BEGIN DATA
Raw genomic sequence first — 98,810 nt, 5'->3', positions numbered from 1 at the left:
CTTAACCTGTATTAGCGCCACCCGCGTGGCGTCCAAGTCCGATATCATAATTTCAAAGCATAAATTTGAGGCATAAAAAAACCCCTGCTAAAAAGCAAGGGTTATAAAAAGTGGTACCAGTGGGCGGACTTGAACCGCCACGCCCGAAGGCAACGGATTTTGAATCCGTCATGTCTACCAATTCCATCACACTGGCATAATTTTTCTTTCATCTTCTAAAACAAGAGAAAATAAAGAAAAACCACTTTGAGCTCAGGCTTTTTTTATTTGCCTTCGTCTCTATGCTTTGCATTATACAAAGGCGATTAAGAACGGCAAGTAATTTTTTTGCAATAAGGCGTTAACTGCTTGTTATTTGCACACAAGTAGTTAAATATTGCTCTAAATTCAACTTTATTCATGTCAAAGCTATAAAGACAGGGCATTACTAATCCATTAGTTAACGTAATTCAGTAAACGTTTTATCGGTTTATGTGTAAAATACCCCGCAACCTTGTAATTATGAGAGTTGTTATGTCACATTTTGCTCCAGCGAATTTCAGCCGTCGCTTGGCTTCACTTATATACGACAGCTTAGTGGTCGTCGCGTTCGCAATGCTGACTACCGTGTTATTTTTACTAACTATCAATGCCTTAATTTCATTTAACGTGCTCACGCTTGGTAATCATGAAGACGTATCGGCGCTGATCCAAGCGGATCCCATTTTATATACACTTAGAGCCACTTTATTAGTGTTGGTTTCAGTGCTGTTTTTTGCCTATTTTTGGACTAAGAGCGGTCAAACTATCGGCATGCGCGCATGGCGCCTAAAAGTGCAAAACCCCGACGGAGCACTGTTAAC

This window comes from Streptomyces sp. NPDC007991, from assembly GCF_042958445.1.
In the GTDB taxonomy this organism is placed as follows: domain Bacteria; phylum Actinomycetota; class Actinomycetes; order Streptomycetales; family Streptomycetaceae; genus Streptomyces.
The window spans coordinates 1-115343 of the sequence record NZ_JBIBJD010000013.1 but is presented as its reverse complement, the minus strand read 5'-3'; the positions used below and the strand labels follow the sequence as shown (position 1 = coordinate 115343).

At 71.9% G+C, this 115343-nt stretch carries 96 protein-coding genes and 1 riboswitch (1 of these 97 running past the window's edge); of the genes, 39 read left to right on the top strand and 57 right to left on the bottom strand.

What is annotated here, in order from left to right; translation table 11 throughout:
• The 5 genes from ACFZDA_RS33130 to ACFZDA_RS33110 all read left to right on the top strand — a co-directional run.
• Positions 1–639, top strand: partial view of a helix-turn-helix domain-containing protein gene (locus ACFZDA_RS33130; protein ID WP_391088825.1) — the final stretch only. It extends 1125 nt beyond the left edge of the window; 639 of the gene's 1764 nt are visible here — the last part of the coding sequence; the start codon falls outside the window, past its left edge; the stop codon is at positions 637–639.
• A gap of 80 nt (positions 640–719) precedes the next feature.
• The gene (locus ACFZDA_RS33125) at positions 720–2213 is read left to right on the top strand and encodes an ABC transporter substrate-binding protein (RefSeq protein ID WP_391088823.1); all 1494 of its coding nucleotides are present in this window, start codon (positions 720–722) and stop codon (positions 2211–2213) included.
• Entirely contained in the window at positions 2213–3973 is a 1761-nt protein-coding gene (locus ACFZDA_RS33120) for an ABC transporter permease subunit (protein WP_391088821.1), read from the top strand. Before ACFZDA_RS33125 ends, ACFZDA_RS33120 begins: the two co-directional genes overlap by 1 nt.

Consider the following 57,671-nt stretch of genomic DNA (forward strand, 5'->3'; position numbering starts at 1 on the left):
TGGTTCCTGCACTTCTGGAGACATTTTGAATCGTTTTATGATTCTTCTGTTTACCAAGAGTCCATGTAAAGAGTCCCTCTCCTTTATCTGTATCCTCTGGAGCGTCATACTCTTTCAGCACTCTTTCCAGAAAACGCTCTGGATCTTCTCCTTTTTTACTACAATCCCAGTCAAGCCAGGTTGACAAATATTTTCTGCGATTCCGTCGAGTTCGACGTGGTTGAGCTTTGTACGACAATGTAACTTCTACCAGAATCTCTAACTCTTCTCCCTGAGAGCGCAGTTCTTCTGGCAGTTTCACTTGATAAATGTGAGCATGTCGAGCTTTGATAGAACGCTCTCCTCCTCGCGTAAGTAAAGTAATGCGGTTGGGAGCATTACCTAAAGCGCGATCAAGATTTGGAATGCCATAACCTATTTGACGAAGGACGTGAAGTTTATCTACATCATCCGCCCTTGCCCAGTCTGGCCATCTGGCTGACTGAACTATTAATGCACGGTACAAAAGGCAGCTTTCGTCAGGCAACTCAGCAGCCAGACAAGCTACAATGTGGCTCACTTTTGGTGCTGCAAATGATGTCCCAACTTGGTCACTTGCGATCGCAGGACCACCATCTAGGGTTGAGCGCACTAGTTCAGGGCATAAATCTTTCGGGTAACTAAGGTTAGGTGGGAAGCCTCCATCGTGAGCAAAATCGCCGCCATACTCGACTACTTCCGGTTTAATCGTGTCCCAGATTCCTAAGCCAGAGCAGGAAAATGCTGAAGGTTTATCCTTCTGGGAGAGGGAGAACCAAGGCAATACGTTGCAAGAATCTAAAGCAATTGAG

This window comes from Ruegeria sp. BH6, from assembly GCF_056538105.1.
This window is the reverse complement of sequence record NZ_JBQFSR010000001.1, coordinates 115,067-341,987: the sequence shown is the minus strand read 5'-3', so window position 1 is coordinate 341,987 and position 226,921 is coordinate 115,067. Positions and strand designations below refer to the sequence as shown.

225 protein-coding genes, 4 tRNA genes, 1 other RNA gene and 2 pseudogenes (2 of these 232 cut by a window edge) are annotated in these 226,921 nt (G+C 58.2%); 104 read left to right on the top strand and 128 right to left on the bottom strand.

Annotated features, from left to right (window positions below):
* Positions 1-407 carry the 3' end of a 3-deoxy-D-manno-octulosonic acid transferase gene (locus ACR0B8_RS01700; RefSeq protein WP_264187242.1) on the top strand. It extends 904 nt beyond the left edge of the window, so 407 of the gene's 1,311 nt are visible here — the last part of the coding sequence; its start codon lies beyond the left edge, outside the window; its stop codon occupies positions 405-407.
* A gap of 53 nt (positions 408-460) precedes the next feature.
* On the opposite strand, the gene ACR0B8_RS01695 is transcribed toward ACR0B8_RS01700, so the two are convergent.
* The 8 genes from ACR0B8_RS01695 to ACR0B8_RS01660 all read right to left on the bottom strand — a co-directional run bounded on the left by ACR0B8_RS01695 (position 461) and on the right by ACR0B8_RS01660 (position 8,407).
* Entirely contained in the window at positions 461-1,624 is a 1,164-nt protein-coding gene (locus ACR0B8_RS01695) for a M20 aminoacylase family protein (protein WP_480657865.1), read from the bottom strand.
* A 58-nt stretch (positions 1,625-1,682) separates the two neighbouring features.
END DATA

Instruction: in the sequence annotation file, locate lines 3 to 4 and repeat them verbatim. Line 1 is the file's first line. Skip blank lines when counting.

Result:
This window comes from Streptomyces sp. NPDC007991, from assembly GCF_042958445.1.
In the GTDB taxonomy this organism is placed as follows: domain Bacteria; phylum Actinomycetota; class Actinomycetes; order Streptomycetales; family Streptomycetaceae; genus Streptomyces.